Fifty years ago on a hot Sunday afternoon in late July, I stood in the back of a packed hall on the Kern County Fairgrounds in Bakersfield, California, and listened to Cesar Chavez deliver a speech as memorable to me today as when I first heard it.
At the time, I was the newest member on the organizing staff of Chavez’s United Farm Workers. The union was about to launch the strike against the Giumarra Vineyards Corporation that the country would soon know as the California grape boycott. The speech was a crucial step in rallying workers unused to striking.
Today when we think of 1967, we remember the cultural breakthroughs epitomized by the Summer of Love and the Beatles’ Sgt. Pepper album, but in 1967 Cesar Chavez and the Farm Workers had a gritty celebrity of their own. With his fasts and his Gandhi-like commitment to nonviolence, Cesar drew constant media attention. No other union had its labor disputes so widely followed, its leadership more closely documented.
Agricultural workers were—and still are—excluded from the protections of the National Labor Relations Act, and a union representing them brought with it a special kind of hope.
As I listened to Cesar speak, I was struck by his calmness. There was no shouting, no promising a quick victory. He spoke only in Spanish that afternoon, and the farm worker standing next to me translated whenever I needed him to.
At the heart of Cesar’s speech was the story he told of a grower who decades earlier had his employees terrified because of his skill with a whip. The grower, it was said, could flick the ashes off a man’s cigarette with his whip, and nobody wanted to defy him.
One day one of his workers noticed a bee buzzing around the grower’s head and asked him why he didn’t use his whip to kill the bee. The grower, Cesar went on to say, just smiled. Then he said, “Bees are different from anything I’ve whipped before. If you go after one, they all come after you.”
Cesar paused at this point. “That is what the union means,” he said. “The union is like the bees. The man with the whip is like the grower. He cannot do anything to one of us without having all of us come after him.”
I remember the applause that came when Cesar finished speaking, but I also remember the applause did not come immediately. Everyone in the room wanted, it seemed, a second to take in what he had just said. It was like hearing one of Aesop’s fables for the first time.
What made Cesar’s story so powerful was that it was consistent with the scale on which the Farm Workers operated at that time. Those of us on the organizing staff had two principal ways of reaching Giumarra workers. We visited them in their homes after work, and we kept them up to date on what the union was doing by passing out El Mosquito Zumbador (The Buzzing Mosquito), a one-page, Spanish and English flyer.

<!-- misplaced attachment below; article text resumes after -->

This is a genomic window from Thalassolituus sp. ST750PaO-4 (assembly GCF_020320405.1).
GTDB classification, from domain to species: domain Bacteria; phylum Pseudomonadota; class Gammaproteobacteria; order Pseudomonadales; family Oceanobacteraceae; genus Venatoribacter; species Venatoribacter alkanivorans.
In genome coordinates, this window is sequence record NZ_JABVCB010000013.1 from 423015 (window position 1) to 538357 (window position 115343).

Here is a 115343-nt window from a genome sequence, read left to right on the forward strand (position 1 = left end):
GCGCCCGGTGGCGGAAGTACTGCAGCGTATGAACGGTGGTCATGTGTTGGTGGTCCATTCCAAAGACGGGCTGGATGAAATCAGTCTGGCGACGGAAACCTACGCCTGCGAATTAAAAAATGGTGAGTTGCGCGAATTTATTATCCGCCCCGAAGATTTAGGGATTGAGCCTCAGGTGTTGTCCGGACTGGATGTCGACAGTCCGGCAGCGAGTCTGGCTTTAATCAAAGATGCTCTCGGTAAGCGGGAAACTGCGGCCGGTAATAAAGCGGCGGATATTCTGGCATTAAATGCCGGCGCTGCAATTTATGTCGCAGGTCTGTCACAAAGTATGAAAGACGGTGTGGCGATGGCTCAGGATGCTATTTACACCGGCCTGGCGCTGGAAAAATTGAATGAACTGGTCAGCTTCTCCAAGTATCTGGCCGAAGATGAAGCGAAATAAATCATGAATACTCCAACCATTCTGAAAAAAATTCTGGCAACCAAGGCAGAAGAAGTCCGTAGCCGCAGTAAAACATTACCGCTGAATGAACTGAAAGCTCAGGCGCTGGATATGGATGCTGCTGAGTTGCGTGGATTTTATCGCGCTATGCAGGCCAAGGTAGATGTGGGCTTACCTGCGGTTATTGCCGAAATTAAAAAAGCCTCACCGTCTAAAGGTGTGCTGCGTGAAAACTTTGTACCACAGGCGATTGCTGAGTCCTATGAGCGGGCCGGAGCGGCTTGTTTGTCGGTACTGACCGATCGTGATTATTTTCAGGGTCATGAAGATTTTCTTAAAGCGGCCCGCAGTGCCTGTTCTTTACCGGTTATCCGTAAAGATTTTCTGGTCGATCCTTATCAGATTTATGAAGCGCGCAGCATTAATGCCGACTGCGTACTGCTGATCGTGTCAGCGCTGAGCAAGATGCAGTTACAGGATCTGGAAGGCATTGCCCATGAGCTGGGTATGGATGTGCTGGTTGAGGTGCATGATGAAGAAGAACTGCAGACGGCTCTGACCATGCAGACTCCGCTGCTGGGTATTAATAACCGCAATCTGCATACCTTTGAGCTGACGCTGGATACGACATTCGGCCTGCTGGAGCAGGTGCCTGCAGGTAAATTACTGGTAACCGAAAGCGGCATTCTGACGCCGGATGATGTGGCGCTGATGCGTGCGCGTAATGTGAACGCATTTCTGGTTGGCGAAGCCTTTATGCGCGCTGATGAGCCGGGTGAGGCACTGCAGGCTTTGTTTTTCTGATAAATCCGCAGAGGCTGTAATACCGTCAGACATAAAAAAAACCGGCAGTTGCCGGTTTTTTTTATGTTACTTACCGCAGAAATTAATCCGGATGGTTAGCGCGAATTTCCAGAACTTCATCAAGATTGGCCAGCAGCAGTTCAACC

In June and early July, I had watched Cesar speak with small groups of Giumarra workers. At those meetings, typically held in someone’s home, he spent most of his time listening to the workers’ complaints about the company. The workers had expected Cesar would do most of the talking, but in short order men who had never met him before thought of him as a friend and opened up to him.
For Cesar, that emphasis on hearing out others was crucial to making the Farm Workers a success. In 1967 the union had also made itself distinct by its internal composition. The civil rights movement had become increasingly divided along black-white lines by the mid ’60s, but the Farm Workers chose to go in the opposite direction.
The union’s most visible leadership positions reflected its Latino base, but within the union, white staffers played key roles and were treated as integral to the union. Without them, the union would not have had the organizing strength or the legal department it did.
It took three years before the California grape boycott ended in a Farm Worker victory that for a time changed the prospects for agricultural labor in America. Few of us in that meeting hall in Bakersfield imagined so lengthy a boycott or knew what it would take to build political support across the country. In the end, determination proved more important than planning.
When I look back on the Farm Workers movement that I was part of in the late ’60s and early ’70s, I am filled with nostalgia as well as regret that the achievements of those years have not been sustained. The nostalgia I feel is not, though, the sentimental kind that says this time was the Farm Workers’ Camelot and as such belongs to an irretrievable past.
The success of the Farm Workers in the years when everyone knew about the California grape boycott was not magical. The union triumphed because it relied on constant organizing, a diverse staff, and a refusal to be intimidated by the power and wealth of the growers it faced. What the union’s history from those years really offers us is a blueprint for dealing with the present, when agricultural laborers remain among the most vulnerable workers in America.
Nicolaus Mills worked for the United Farm Workers as a volunteer in the late ’60s and early ’70s. He is author of Winning the Peace: The Marshall Plan and America’s Coming of Age as a Superpower.